14. I knew you were already coming, with expenses paid for! Or is that a secret? J Robert
  15. Everyone, including Mr. Overstreet. Jeffrey, you know it won't be the same without you. You and Ron need to get CT to fly you guys out here. That is a legitimate business expense. My hope is that Flickerings is quickly becoming the place for Christian film critics to come together. J Robert
  16. Yeah, Yellow Earth is pretty impressive, though it can be a slog to get through. But it signalled the arrival of what's now called the Fifth Generation of Chinese filmmakers. Fifth Generation has some reference to how Chen Kaige, Zhang Yimou, and others came out of film school at the same time. Someone more versed in that sort of thing can correct my inaccuracies. Anyway, Farewell, My Concubine is well worth seeing, and apparently the original version of Temptress Moon is breathtaking (according to J. Rosenbaum), but then Miramax got their hands on it. I'm not a huge fan of Emperor and the Assassin, but it certainly has its defenders. But with Killing Me Softly and Together, he seems to have gone for the worst sort of audience-pleasing fare. J Robert
  17. Hmmmm, fun. More list-making. Echoing Jeffrey's comments that many (most) of these won't make the final list. And I'll wait until movies are close to officially released before adding them, in case release dates get pushed back (I'm talking about Time of the Wolf and other fest faves). 1. Eternal Sunshine of the Spotless Mind 2. Jersey Girl 3. Rana's Wedding Older movies seen for the first time or little movies that'll probably never get a release (I include these in my Top10 review) a. Simon of the Desert (Luis Bunuel) b. Home from the Hill (V. Minnelli) c. This Little Life d. By the Bluest of the Seas (B. Barnet) J Robert
  18. I'm surprised to see Together on any list that has the word 'best' in it. How Chen Kaige has fallen. J Robert
  19. Yeah, that is a pretty good list. But those coming to Flickerings this summer could see a pretty spectacular ten films in four days, and that's not even counting stef and leary's short movie, which is sure to be the event of the year. Dale, do you have another Flickerings short this summer? Anyway, mike h, have you officially unveiled the Flickerings movie lineup? Some folk are going to want to reserve their airplane tickets shortly. J Robert
  20. Well, you need to see Balthazar on the big screen. If you can make it out to C-stone this summer, you can see Bus 174 there. Osama and My Architect have some nice moments in them, but I find them both to be overrated. And I don't care much for Ibrahim, but Darrell has already put it on the potential awards list. So you should probably grab that one, too. Hmmm. Not much help I am. J Robert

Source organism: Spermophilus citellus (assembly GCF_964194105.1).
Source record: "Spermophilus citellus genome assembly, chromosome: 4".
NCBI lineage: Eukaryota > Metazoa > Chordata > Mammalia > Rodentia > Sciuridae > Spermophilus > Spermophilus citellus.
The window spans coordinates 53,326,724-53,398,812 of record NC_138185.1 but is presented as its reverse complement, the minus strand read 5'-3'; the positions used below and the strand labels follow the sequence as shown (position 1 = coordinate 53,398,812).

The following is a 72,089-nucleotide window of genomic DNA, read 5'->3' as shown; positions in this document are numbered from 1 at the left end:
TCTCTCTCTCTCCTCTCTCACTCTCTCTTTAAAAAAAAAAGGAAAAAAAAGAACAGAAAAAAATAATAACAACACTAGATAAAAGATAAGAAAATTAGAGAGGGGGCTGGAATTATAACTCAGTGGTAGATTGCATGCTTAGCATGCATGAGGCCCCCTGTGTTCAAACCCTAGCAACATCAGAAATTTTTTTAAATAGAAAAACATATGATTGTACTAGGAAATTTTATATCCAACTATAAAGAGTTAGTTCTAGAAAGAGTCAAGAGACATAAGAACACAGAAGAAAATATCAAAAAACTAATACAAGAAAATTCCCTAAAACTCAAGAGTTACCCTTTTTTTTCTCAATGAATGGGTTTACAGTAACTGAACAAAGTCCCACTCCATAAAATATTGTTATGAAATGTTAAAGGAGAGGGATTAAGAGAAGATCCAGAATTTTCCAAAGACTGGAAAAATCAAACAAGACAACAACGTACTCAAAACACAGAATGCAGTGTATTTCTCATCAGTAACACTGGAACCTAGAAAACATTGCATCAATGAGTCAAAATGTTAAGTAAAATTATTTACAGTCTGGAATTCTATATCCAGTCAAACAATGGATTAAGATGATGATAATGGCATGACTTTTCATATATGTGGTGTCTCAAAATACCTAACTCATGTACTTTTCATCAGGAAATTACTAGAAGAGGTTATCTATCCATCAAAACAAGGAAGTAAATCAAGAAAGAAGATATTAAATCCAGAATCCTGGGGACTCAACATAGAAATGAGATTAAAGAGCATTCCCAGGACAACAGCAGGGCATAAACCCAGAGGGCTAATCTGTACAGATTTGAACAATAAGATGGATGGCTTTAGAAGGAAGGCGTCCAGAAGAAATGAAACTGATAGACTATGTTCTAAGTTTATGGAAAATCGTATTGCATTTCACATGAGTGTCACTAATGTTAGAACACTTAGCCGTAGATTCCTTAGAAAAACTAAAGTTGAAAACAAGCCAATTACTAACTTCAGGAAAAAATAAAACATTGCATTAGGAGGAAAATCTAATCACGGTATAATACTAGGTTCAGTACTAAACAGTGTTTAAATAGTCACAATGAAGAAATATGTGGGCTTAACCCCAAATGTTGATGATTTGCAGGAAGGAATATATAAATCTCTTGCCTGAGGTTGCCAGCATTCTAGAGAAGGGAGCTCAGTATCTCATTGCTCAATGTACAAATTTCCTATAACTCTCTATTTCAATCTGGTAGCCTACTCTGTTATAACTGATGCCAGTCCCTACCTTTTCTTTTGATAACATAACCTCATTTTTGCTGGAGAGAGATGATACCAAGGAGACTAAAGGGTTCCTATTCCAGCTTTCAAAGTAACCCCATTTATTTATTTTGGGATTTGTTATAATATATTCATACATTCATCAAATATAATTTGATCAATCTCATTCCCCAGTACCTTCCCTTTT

21. Well, you need to see Balthazar on the big screen. If you can make it out to C-stone this summer, you can see Bus 174 there. Osama and My Architect have some nice moments in them, but I find them both to be overrated. And I don't care much for Ibrahim, but Darrell has already put it on the potential awards list. So you should probably grab that one, too. Hmmm. Not much help I am. J Robert
  22. I don't disagree with this, but I don't think Ceylan has quite the mastery over pace and emotion as he does over his images. So that for me is why it's certainly a top10 contender but not a best-of-year candidate. And sorry to be pedantic, but Distant is his third feature. J Robert
  23. Hmmm. This makes me jealous. I thought only Chicago was allowed to have cool events like this. Are you showing it on dvd, Jeffrey? If you were showing it on film, I'd have to look into Southwest's fares to Seattle. J Robert
  24. I wouldn't quite go that far, but I do think Ceylan is one of the most promising directors in world cinema right now. Distant is such a leap over his previous film, Clouds of May that I can't wait to see what he does next. It'd be cool to get a dvd of that and watch it at Cornerstone, then sit around for hours discussing it. We never really did anything with the Flickerings mystery midnight movie, did we? J Robert
  25. I find this last sentence to be particularly amusing. We're supposed to send our "hard-earned tax dollars"?? Some people just get certain phrases stuck in their minds and have no idea what they mean. He's gotta be a Bill O'Reilly watcher. Yes, the distinction is important, and it's also fascinating how he can't actually defend Baehr. He can only criticize CT. The point he raises about CT, though, is one certain evangelicals have been concerned about for years. J Robert